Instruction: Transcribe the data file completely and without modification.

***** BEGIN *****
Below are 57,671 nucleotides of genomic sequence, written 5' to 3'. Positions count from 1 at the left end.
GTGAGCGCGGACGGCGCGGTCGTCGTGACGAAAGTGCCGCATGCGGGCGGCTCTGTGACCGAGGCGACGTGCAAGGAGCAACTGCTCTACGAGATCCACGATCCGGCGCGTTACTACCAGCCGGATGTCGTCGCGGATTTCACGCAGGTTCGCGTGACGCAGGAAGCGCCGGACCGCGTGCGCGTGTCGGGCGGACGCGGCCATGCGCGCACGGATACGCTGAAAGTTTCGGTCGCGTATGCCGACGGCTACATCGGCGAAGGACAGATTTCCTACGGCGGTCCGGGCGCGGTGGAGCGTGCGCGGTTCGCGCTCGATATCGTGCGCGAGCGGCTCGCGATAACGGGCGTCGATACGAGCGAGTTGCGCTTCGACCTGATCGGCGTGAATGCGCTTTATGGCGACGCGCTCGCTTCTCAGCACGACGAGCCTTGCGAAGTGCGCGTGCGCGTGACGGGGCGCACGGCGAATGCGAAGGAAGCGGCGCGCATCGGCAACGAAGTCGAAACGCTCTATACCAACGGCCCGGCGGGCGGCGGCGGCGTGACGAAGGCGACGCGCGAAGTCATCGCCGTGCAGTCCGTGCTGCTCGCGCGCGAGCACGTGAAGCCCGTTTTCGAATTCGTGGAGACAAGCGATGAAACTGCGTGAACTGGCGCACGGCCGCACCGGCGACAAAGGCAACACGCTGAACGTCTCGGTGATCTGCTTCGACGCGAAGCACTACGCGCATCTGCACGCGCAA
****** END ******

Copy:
Below are 57,671 nucleotides of genomic sequence, written 5' to 3'. Positions count from 1 at the left end.
GTGAGCGCGGACGGCGCGGTCGTCGTGACGAAAGTGCCGCATGCGGGCGGCTCTGTGACCGAGGCGACGTGCAAGGAGCAACTGCTCTACGAGATCCACGATCCGGCGCGTTACTACCAGCCGGATGTCGTCGCGGATTTCACGCAGGTTCGCGTGACGCAGGAAGCGCCGGACCGCGTGCGCGTGTCGGGCGGACGCGGCCATGCGCGCACGGATACGCTGAAAGTTTCGGTCGCGTATGCCGACGGCTACATCGGCGAAGGACAGATTTCCTACGGCGGTCCGGGCGCGGTGGAGCGTGCGCGGTTCGCGCTCGATATCGTGCGCGAGCGGCTCGCGATAACGGGCGTCGATACGAGCGAGTTGCGCTTCGACCTGATCGGCGTGAATGCGCTTTATGGCGACGCGCTCGCTTCTCAGCACGACGAGCCTTGCGAAGTGCGCGTGCGCGTGACGGGGCGCACGGCGAATGCGAAGGAAGCGGCGCGCATCGGCAACGAAGTCGAAACGCTCTATACCAACGGCCCGGCGGGCGGCGGCGGCGTGACGAAGGCGACGCGCGAAGTCATCGCCGTGCAGTCCGTGCTGCTCGCGCGCGAGCACGTGAAGCCCGTTTTCGAATTCGTGGAGACAAGCGATGAAACTGCGTGAACTGGCGCACGGCCGCACCGGCGACAAAGGCAACACGCTGAACGTCTCGGTGATCTGCTTCGACGCGAAGCACTACGCGCATCTGCACGCGCAA